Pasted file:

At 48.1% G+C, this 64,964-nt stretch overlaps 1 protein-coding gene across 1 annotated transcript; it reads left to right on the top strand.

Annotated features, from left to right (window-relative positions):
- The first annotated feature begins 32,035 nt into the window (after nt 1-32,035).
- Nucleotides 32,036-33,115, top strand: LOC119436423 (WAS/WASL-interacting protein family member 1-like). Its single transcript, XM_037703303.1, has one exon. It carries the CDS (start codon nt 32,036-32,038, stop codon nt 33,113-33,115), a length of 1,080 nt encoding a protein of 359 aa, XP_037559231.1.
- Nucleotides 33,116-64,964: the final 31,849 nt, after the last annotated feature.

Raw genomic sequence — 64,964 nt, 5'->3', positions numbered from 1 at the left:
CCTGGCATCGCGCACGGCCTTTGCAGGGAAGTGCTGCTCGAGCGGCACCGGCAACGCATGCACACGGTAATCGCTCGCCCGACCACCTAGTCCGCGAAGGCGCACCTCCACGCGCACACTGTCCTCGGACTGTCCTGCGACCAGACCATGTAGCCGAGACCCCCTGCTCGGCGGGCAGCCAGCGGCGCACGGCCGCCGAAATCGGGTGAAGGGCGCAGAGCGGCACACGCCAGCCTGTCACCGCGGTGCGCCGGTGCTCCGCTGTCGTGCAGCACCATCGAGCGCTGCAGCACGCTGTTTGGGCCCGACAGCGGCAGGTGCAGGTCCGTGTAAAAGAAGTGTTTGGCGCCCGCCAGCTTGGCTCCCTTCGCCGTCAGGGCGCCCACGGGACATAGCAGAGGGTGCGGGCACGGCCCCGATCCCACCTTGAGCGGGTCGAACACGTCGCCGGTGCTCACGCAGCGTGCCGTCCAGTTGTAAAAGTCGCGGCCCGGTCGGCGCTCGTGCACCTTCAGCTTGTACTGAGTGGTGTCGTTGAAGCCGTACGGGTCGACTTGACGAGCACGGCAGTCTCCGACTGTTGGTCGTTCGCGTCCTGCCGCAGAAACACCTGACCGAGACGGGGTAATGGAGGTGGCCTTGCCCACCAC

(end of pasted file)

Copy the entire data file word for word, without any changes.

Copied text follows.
At 48.1% G+C, this 64,964-nt stretch overlaps 1 protein-coding gene across 1 annotated transcript; it reads left to right on the top strand.

Annotated features, from left to right (window-relative positions):
- The first annotated feature begins 32,035 nt into the window (after nt 1-32,035).
- Nucleotides 32,036-33,115, top strand: LOC119436423 (WAS/WASL-interacting protein family member 1-like). Its single transcript, XM_037703303.1, has one exon. It carries the CDS (start codon nt 32,036-32,038, stop codon nt 33,113-33,115), a length of 1,080 nt encoding a protein of 359 aa, XP_037559231.1.
- Nucleotides 33,116-64,964: the final 31,849 nt, after the last annotated feature.

Raw genomic sequence — 64,964 nt, 5'->3', positions numbered from 1 at the left:
CCTGGCATCGCGCACGGCCTTTGCAGGGAAGTGCTGCTCGAGCGGCACCGGCAACGCATGCACACGGTAATCGCTCGCCCGACCACCTAGTCCGCGAAGGCGCACCTCCACGCGCACACTGTCCTCGGACTGTCCTGCGACCAGACCATGTAGCCGAGACCCCCTGCTCGGCGGGCAGCCAGCGGCGCACGGCCGCCGAAATCGGGTGAAGGGCGCAGAGCGGCACACGCCAGCCTGTCACCGCGGTGCGCCGGTGCTCCGCTGTCGTGCAGCACCATCGAGCGCTGCAGCACGCTGTTTGGGCCCGACAGCGGCAGGTGCAGGTCCGTGTAAAAGAAGTGTTTGGCGCCCGCCAGCTTGGCTCCCTTCGCCGTCAGGGCGCCCACGGGACATAGCAGAGGGTGCGGGCACGGCCCCGATCCCACCTTGAGCGGGTCGAACACGTCGCCGGTGCTCACGCAGCGTGCCGTCCAGTTGTAAAAGTCGCGGCCCGGTCGGCGCTCGTGCACCTTCAGCTTGTACTGAGTGGTGTCGTTGAAGCCGTACGGGTCGACTTGACGAGCACGGCAGTCTCCGACTGTTGGTCGTTCGCGTCCTGCCGCAGAAACACCTGACCGAGACGGGGTAATGGAGGTGGCCTTGCCCACCAC